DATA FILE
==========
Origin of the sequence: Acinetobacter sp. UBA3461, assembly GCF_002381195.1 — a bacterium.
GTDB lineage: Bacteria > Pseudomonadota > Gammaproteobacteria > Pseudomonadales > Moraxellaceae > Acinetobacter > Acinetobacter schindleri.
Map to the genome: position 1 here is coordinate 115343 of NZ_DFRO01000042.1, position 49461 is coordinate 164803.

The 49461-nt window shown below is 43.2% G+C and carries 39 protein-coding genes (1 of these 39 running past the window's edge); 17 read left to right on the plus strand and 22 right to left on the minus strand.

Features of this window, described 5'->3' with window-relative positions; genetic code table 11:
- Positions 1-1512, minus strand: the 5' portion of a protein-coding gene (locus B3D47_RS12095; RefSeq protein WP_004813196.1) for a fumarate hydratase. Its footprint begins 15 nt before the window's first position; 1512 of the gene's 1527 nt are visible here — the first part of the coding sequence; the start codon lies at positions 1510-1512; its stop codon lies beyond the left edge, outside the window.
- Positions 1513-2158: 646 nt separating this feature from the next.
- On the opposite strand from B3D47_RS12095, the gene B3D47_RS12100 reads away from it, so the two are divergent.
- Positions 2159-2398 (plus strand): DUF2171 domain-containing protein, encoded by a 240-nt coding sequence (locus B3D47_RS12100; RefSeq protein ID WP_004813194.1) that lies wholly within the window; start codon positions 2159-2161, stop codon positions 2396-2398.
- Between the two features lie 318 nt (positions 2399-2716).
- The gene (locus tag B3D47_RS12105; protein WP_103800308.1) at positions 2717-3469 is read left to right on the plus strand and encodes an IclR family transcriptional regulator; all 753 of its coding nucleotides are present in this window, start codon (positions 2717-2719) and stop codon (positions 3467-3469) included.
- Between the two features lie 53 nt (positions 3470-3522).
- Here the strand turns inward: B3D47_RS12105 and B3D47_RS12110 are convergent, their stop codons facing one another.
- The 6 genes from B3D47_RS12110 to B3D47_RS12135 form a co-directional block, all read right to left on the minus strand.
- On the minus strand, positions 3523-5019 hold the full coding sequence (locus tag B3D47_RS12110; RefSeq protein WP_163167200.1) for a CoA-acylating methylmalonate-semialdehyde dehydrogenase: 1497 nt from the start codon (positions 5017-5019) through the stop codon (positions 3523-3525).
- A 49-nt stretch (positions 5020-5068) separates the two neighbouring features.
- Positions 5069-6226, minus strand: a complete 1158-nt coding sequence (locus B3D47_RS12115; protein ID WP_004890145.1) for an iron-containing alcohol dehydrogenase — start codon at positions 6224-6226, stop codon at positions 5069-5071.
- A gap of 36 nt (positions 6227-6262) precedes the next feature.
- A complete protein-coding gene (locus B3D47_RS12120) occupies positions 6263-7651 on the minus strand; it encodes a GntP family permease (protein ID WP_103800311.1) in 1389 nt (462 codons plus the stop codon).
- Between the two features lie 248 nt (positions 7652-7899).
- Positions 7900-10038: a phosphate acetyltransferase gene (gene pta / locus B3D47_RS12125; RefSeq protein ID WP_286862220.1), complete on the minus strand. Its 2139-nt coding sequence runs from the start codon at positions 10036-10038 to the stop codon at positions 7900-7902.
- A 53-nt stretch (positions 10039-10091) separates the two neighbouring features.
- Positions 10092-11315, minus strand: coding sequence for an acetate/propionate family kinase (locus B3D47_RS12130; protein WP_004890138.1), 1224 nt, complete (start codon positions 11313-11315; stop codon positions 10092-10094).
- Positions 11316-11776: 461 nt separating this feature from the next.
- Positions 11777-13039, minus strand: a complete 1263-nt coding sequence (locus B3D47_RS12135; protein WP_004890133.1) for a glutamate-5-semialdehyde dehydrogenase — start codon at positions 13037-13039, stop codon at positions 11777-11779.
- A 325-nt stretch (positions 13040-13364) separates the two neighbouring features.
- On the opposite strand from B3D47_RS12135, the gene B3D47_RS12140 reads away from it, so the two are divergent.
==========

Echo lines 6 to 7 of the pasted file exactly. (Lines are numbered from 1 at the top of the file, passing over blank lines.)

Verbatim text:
- Positions 1-1512, minus strand: the 5' portion of a protein-coding gene (locus B3D47_RS12095; RefSeq protein WP_004813196.1) for a fumarate hydratase. Its footprint begins 15 nt before the window's first position; 1512 of the gene's 1527 nt are visible here — the first part of the coding sequence; the start codon lies at positions 1510-1512; its stop codon lies beyond the left edge, outside the window.
- Positions 1513-2158: 646 nt separating this feature from the next.